Thai Internet wunderkind captivates audiences from behind bars
Panrit Daoruang, popularly known as ‘Gor,’ once blogged about his life as a teen drug addict. Now he crusades about prison overcrowding and helps fellow inmates.
Samut Prakan, Thailand
For Thailand’s most famous blogger, who launched an online diary at age 12, the current method of updating his website seems rather anachronistic.Skip to next paragraph
Subscribe Today to the Monitor
From behind wire mesh and plexiglass, Panrit Daoruang – or “Gor,” as he’s popularly known – dictates to his former English teacher, Richard Barrow. Mr. Barrow takes notes and uploads the new entries for him on a laptop.
Though his autobiographical blogs remain extremely popular, Mr. Panrit, now 22, hasn’t touched a computer in two years. He is serving a three-year sentence for drug possession, and inmates like him at Samut Prakan Prison, near Bangkok, aren’t allowed access to the Internet (or even newspapers and TV).
At night, he shares a small cell, initially planned for 25 inmates, with as many as 65 other prisoners. For recreation Panrit plays chess and writes letters. The focus of his blogs has changed from the life of a troubled teenager to crusading about prison issues and being an electronic nanny to fellow inmates. “Richard,” Panrit says to Mr. Barrow at one point, “write down this number.... Tell Yui she must call Phi Ple [elder brother] more often because he misses her.”
An olive-skinned man with boyish features, Panrit is a popular inmate: He often translates for guards and foreign prisoners, one of whom had been reading his blogs before he wound up in the same prison.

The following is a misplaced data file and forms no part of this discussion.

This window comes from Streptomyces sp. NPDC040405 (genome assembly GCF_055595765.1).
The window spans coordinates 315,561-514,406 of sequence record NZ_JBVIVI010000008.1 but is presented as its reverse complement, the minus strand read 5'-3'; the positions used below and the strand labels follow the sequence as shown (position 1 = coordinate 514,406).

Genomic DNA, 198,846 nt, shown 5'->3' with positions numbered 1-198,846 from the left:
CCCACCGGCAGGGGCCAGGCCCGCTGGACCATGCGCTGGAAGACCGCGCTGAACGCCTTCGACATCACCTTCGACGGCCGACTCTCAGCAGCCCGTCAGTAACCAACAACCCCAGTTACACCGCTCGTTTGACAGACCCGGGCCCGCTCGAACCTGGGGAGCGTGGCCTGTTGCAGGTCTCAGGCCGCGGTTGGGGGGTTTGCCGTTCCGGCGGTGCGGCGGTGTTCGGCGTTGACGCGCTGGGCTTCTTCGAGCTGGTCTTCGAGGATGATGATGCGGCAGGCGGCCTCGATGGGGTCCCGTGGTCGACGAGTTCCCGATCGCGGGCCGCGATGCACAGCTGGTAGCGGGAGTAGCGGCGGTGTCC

“I want people to know we’re not all criminals and bad guys,” Panrit says of his reason for continuing to blog from behind bars. “It [also] helps prisoners’ families to know they’re doing well.”
Panrit and Barrow now run thaiprisonlife.com, a popular website (it’s ranked first on Google) about life inside Thailand’s notoriously overcrowded prisons. They also campaign against drug use and warn foreigners about the country’s draconian narcotic laws.
Panrit’s own misadventure with the law occurred three years ago, when a random search by police revealed “yaba,” or “crazy medicine,” amphetamine pills hidden under his belt. By then, the youth had been battling drug addiction for years, narrating his struggle on “Confessions of a Young Teenage Addict,” a blog, in English and Thai, that he started when he was 15.
Panrit gained a devoted following as thousands of readers, from kids to Vietnam War veterans, became attracted to his tale of transformation from precocious schoolboy to teenage addict to prisoner.
“As his story developed, I became hooked,” says David Millar, a technology manager in Manchester, England. “I had come to think of Gor as a personal friend. His honesty about his drug problems and troubles in his life really touched me.”
Today Panrit’s online diary is widely used for English educational classes in Thailand and abroad. He’s featured in an English textbook published by Longman, a leading British firm. “I want kids to know that nothing good will come out of drugs,” Panrit says.
Readers of his blog from as far away as the US have visited him in prison and looked up his primary school. “He has made our school famous around the world,” says Seesagoon Krishanachinda, the principal of Sriwittayapaknam School in Samut Prakan. “Although he left 10 years ago, he still inspires our students.”